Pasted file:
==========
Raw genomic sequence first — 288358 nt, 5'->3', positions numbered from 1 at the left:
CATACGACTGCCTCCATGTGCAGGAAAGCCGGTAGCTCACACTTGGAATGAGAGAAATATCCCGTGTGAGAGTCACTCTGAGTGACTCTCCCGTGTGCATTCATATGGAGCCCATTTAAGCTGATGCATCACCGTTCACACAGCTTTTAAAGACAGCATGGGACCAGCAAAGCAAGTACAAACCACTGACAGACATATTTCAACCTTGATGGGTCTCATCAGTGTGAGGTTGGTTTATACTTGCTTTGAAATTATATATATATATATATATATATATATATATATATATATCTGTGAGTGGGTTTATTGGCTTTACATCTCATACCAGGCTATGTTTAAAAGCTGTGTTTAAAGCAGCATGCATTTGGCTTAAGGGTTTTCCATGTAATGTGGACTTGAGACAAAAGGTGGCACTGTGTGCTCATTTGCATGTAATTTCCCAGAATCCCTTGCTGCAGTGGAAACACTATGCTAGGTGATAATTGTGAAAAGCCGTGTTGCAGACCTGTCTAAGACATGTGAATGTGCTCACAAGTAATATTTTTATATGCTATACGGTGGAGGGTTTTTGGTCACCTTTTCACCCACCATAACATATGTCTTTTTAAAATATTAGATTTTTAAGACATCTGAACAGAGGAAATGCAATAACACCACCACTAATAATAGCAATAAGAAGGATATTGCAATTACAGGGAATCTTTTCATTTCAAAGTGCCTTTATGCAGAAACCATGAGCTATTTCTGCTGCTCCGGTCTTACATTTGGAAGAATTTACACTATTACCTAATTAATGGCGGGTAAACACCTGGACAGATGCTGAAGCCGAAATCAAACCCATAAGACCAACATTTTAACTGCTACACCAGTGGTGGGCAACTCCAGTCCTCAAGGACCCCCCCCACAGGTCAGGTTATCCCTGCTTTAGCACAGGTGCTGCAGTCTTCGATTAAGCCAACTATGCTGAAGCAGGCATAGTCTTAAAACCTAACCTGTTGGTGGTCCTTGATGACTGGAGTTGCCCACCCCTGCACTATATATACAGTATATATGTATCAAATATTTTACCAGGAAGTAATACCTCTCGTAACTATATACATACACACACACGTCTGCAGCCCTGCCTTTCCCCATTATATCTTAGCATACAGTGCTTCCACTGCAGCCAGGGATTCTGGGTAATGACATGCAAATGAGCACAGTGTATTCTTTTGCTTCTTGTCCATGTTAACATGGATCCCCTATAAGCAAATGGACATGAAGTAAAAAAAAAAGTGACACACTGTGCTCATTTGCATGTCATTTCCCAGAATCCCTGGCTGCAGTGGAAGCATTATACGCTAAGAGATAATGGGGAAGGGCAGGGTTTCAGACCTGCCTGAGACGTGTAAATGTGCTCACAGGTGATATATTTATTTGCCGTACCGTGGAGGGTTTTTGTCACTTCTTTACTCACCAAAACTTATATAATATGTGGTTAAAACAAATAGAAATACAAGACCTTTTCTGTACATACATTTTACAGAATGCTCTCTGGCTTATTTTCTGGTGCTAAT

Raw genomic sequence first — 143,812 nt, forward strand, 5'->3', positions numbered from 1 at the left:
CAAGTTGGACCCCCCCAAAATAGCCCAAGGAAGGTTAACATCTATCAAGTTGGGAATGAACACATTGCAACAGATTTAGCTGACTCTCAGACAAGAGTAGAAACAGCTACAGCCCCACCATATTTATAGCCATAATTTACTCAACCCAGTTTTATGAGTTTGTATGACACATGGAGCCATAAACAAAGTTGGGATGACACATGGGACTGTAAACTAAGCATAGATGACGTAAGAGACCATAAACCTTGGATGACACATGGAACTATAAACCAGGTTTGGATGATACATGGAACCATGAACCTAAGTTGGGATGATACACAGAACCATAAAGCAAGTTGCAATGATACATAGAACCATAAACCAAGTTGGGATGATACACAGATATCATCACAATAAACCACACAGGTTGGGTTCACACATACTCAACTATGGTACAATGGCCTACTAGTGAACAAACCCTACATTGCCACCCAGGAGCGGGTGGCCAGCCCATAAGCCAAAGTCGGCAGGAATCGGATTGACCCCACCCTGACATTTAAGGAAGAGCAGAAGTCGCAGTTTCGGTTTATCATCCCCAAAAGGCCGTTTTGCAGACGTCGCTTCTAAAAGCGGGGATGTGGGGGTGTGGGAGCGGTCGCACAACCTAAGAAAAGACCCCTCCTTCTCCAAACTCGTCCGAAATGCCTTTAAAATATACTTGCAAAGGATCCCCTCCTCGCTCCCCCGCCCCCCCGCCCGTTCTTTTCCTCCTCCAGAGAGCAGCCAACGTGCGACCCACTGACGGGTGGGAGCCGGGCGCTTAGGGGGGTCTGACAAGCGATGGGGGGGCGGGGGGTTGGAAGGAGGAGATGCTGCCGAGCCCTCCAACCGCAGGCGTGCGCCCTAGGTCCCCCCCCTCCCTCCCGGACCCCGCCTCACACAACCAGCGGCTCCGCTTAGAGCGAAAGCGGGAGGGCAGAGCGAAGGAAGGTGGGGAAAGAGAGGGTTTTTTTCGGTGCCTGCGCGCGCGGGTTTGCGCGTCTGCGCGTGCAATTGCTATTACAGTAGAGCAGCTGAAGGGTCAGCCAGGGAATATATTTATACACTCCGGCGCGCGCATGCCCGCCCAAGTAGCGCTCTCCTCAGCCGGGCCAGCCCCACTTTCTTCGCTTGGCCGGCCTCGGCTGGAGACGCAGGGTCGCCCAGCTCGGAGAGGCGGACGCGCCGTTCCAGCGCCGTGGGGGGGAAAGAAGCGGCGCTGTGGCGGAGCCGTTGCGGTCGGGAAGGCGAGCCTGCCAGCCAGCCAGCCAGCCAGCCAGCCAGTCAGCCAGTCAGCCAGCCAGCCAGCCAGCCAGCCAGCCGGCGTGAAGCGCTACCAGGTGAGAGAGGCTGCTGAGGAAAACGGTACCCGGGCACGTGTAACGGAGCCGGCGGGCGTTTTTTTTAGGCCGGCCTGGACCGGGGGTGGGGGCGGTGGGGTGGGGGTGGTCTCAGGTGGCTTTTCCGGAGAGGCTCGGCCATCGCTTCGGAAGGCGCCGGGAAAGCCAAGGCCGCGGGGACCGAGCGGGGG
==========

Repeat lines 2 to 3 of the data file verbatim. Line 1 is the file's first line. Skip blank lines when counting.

CATACGACTGCCTCCATGTGCAGGAAAGCCGGTAGCTCACACTTGGAATGAGAGAAATATCCCGTGTGAGAGTCACTCTGAGTGACTCTCCCGTGTGCATTCATATGGAGCCCATTTAAGCTGATGCATCACCGTTCACACAGCTTTTAAAGACAGCATGGGACCAGCAAAGCAAGTACAAACCACTGACAGACATATTTCAACCTTGATGGGTCTCATCAGTGTGAGGTTGGTTTATACTTGCTTTGAAATTATATATATATATATATATATATATATATATATATATATCTGTGAGTGGGTTTATTGGCTTTACATCTCATACCAGGCTATGTTTAAAAGCTGTGTTTAAAGCAGCATGCATTTGGCTTAAGGGTTTTCCATGTAATGTGGACTTGAGACAAAAGGTGGCACTGTGTGCTCATTTGCATGTAATTTCCCAGAATCCCTTGCTGCAGTGGAAACACTATGCTAGGTGATAATTGTGAAAAGCCGTGTTGCAGACCTGTCTAAGACATGTGAATGTGCTCACAAGTAATATTTTTATATGCTATACGGTGGAGGGTTTTTGGTCACCTTTTCACCCACCATAACATATGTCTTTTTAAAATATTAGATTTTTAAGACATCTGAACAGAGGAAATGCAATAACACCACCACTAATAATAGCAATAAGAAGGATATTGCAATTACAGGGAATCTTTTCATTTCAAAGTGCCTTTATGCAGAAACCATGAGCTATTTCTGCTGCTCCGGTCTTACATTTGGAAGAATTTACACTATTACCTAATTAATGGCGGGTAAACACCTGGACAGATGCTGAAGCCGAAATCAAACCCATAAGACCAACATTTTAACTGCTACACCAGTGGTGGGCAACTCCAGTCCTCAAGGACCCCCCCCACAGGTCAGGTTATCCCTGCTTTAGCACAGGTGCTGCAGTCTTCGATTAAGCCAACTATGCTGAAGCAGGCATAGTCTTAAAACCTAACCTGTTGGTGGTCCTTGATGACTGGAGTTGCCCACCCCTGCACTATATATACAGTATATATGTATCAAATATTTTACCAGGAAGTAATACCTCTCGTAACTATATACATACACACACACGTCTGCAGCCCTGCCTTTCCCCATTATATCTTAGCATACAGTGCTTCCACTGCAGCCAGGGATTCTGGGTAATGACATGCAAATGAGCACAGTGTATTCTTTTGCTTCTTGTCCATGTTAACATGGATCCCCTATAAGCAAATGGACATGAAGTAAAAAAAAAAGTGACACACTGTGCTCATTTGCATGTCATTTCCCAGAATCCCTGGCTGCAGTGGAAGCATTATACGCTAAGAGATAATGGGGAAGGGCAGGGTTTCAGACCTGCCTGAGACGTGTAAATGTGCTCACAGGTGATATATTTATTTGCCGTACCGTGGAGGGTTTTTGTCACTTCTTTACTCACCAAAACTTATATAATATGTGGTTAAAACAAATAGAAATACAAGACCTTTTCTGTACATACATTTTACAGAATGCTCTCTGGCTTATTTTCTGGTGCTAAT

Raw genomic sequence first — 143,812 nt, forward strand, 5'->3', positions numbered from 1 at the left: